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FEMA Takes Action Hours After News Breaks of Trump’s Planned Visit to Ohio Disaster Site

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On Thursday, the Federal Emergency Management Agency rejected Ohio’s request for aid for the struggling hamlet of East Palestine, where a railway derailment and subsequent chemical spill have sparked significant contamination worries.

On Friday, two events occurred.

First, former President Donald Trump declared that he would be visiting East Palestine, a journey that was certain to attract swarms of media representatives to the area.

Nevertheless, on Friday night, according to WKBN-TV, Ohio Governor Michael DeWine said that FEMA had a change of heart.

“FEMA and the State of Ohio have been in constant contact regarding emergency operations in East Palestine. U.S. EPA and Ohio EPA have been working together since day one. Tomorrow, FEMA will supplement federal efforts by deploying a Senior Response Official along with a Regional Incident Management Assistance Team (IMAT) to support ongoing operations, including incident coordination and ongoing assessments of potential long-term recovery needs,” DeWine said in a joint statement with FEMA regional administrator Thomas Sivak.

Thursday, DeWine tweeted that “FEMA continues to advise that Ohio is not eligible for assistance at this time.”

Trump addressed the coincidence in a post on his Truth Social platform.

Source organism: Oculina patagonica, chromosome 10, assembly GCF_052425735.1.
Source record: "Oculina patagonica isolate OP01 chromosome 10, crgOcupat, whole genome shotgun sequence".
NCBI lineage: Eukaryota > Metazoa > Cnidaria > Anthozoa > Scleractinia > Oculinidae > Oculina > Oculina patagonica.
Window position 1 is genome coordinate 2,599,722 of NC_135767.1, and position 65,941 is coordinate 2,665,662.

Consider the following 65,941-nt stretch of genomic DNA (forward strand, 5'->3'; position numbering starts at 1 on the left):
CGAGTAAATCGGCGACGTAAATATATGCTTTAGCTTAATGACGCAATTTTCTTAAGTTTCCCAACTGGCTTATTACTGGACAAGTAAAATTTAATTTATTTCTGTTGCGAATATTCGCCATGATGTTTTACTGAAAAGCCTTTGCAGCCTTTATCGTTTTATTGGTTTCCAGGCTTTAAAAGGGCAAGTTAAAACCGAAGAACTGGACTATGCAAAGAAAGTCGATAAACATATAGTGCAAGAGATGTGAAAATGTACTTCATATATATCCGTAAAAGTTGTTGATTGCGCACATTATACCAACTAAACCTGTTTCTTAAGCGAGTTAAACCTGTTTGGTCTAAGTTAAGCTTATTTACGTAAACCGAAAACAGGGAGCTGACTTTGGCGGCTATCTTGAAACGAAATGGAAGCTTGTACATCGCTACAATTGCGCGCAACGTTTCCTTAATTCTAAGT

“Biden and FEMA said they would not be sending federal aid to East Palestine. As soon as I announced that I’m going, he announced a team will go. Hopefully he will also be there. This is good news because we got them to “move.” The people of East Palestine need help. I’ll see you on Wednesday!” Trump published on Saturday.

Over 50 Norfolk Southern railway carriages derailed near East Palestine on February 3, according to the Associated Press. Over 20 vehicles were carrying dangerous materials, according to authorities. According to the Associated Press, a general evacuation was ordered two days after officials opted to burn off the vinyl chloride in the automobiles, which released poisonous phosgene and hydrogen chloride into the air.

A thick smoke cloud hovered above the town for several days before people were permitted to return.

Nonetheless, despite government assurances that the air was safe, locals reported symptoms such as rashes and headaches.

“When we went back on the 10th, that’s when we decided that we couldn’t raise our kids here,” Amanda Greathouse said according to CNN, adding that her house had an odor that “reminded me of hair perming solution.”

More on this story via The Western Journal:

It took 30 minutes to develop a rash and feel nauseated, she said.

“When we left, I had a rash on my skin on my arm, and my eyes were burning for a few days after that,” Greathouse, who has two pre-school children, said.

Since then, she has made two abbreviated trips to the house. CONTINUE READING…

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